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PFC pure sine wave UPS vs Pure sine wave UPS


#1

What do they do differently??

When does it matter which one you use?


#2

When a UPS does PFC, it brings apparant and real power in unison on grid and supply side. The grid side does not matter for most home users as the analogue meters do not track apparant power.
When you have a smart meter, then it may be a good idea to have one.
The PFC on the supply side does not make any sense to me. The UPS just has to supply the current at the voltage the PSU draws it, so beefier components = better.


Pure sine wave means the H-bridge generating the voltage is pulsed in way that it approximates a real sine wave (like the grid supplies).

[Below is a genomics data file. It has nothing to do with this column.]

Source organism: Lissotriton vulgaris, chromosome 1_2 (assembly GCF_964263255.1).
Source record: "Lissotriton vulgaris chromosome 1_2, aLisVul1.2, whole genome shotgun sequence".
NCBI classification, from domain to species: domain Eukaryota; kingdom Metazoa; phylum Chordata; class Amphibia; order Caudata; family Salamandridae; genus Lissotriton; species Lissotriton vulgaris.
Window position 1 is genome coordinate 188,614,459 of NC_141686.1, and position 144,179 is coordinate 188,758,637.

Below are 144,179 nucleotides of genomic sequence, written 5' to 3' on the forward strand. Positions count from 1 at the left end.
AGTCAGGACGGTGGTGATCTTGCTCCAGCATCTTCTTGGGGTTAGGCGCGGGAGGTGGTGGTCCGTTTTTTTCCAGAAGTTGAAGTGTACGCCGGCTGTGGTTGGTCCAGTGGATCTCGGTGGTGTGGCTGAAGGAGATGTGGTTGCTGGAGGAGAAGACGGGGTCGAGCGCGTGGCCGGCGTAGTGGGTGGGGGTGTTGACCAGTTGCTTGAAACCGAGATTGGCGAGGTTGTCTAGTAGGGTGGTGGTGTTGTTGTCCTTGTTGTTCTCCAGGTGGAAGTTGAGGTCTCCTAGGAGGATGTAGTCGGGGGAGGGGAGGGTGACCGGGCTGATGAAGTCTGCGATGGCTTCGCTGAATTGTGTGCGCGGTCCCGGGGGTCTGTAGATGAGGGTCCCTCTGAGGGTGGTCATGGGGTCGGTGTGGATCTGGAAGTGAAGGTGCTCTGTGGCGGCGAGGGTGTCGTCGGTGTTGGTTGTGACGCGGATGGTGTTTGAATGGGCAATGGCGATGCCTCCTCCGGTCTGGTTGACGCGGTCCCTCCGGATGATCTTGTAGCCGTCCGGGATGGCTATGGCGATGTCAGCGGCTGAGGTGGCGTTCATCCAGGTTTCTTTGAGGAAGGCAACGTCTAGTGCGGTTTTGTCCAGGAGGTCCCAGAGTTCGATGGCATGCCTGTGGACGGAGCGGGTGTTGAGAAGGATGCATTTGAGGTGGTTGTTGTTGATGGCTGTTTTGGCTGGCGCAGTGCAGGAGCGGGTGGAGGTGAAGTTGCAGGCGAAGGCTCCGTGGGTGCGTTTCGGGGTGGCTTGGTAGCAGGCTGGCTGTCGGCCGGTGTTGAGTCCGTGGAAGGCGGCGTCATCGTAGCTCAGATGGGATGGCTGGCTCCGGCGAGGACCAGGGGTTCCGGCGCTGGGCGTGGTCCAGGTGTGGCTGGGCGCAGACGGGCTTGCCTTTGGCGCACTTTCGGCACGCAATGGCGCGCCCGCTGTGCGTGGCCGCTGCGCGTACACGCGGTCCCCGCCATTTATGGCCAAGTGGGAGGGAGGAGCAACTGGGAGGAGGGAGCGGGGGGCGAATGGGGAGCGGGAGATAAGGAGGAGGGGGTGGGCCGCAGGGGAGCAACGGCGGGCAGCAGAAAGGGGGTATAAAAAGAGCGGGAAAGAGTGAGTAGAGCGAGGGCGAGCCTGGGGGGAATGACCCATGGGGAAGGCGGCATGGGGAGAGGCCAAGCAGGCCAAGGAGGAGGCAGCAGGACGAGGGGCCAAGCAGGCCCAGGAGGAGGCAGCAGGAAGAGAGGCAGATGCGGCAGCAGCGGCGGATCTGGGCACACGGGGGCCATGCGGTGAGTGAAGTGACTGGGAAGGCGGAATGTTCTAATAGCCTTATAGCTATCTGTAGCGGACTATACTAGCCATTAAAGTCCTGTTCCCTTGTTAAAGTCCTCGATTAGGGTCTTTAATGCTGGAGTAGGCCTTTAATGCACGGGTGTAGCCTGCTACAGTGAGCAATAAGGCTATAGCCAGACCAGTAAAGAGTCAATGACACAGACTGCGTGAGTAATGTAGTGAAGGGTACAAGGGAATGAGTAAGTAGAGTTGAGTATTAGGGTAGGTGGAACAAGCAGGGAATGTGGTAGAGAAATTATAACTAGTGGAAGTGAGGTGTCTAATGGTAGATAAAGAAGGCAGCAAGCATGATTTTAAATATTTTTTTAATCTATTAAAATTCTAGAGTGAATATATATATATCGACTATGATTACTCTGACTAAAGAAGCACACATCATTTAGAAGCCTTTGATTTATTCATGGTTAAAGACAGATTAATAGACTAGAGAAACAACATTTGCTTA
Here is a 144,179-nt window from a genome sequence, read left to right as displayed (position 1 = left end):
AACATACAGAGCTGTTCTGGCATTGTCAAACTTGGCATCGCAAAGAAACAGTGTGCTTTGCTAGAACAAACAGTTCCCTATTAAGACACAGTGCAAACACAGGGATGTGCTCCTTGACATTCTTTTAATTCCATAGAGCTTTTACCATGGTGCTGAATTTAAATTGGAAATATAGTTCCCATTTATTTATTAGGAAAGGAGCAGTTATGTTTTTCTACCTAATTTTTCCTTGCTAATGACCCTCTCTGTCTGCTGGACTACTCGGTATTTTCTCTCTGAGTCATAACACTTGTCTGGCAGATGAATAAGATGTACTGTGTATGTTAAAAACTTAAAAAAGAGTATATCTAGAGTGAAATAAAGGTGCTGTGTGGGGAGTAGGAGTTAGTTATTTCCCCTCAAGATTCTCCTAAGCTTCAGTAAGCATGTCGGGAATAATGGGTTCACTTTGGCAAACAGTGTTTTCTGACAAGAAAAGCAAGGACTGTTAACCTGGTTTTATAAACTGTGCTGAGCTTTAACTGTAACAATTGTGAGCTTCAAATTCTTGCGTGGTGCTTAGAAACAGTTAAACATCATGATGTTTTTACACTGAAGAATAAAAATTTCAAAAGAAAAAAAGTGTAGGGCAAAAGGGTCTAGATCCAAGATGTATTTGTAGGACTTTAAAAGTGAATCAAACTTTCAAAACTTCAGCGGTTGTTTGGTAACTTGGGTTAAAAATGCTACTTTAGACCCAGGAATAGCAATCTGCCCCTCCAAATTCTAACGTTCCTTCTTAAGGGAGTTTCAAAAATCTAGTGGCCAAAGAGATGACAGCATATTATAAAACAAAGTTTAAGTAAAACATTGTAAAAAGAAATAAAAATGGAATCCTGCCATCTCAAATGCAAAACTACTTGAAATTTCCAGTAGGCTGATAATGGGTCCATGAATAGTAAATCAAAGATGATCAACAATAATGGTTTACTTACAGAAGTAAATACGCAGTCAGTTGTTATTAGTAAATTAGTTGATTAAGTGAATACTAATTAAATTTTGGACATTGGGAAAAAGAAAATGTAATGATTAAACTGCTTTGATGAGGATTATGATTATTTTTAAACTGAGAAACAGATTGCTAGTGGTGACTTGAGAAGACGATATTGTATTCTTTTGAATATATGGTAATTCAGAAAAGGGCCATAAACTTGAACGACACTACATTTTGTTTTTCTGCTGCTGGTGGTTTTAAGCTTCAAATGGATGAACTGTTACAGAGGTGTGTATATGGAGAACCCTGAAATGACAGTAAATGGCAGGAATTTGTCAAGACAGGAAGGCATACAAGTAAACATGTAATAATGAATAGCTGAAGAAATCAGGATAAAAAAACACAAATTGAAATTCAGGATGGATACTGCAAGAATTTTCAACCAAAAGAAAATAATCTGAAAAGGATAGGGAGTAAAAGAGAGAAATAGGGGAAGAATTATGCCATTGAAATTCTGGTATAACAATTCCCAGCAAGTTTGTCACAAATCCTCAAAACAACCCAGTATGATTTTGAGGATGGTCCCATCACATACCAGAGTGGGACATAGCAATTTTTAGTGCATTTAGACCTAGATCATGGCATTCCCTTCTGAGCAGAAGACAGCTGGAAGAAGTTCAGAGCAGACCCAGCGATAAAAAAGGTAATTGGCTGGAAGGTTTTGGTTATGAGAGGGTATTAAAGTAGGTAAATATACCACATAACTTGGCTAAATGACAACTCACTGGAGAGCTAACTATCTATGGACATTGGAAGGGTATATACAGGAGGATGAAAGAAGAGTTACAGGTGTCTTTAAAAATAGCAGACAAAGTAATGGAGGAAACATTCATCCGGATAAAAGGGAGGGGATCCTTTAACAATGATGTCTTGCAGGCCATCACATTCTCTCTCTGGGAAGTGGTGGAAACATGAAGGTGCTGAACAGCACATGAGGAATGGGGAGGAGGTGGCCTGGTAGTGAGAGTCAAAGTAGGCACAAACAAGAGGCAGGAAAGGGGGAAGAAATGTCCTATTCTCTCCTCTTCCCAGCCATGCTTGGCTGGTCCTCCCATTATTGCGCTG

#3

but if load has PFC (like active PSU… should it matter?


#4

The important part is pure sine wave. The better the sine wave the PSU gets, the better (= lower) the DC output ripple.


#5

When a load has a bad power factor it doesn’t pull current uniformly throughout the AC waveform. Usually most of the current on these loads are the peaks of the AC waveform. This puts more strain on cables because you have current spikes.

For this reason some power companies charge for the amount of power used at the peak current draw. This means you could be paying for 2kw/h when you only actually used 1.5kw/h. This is usually only for business’s and not for residential.

A UPS with PFC will try to even out the load so that current stays uniform. Good computer PSU’s already have PFC built in so then having a UPS with PFC shouldn’t matter then.

This is an example of a bad power factor:


#6

thanks forum members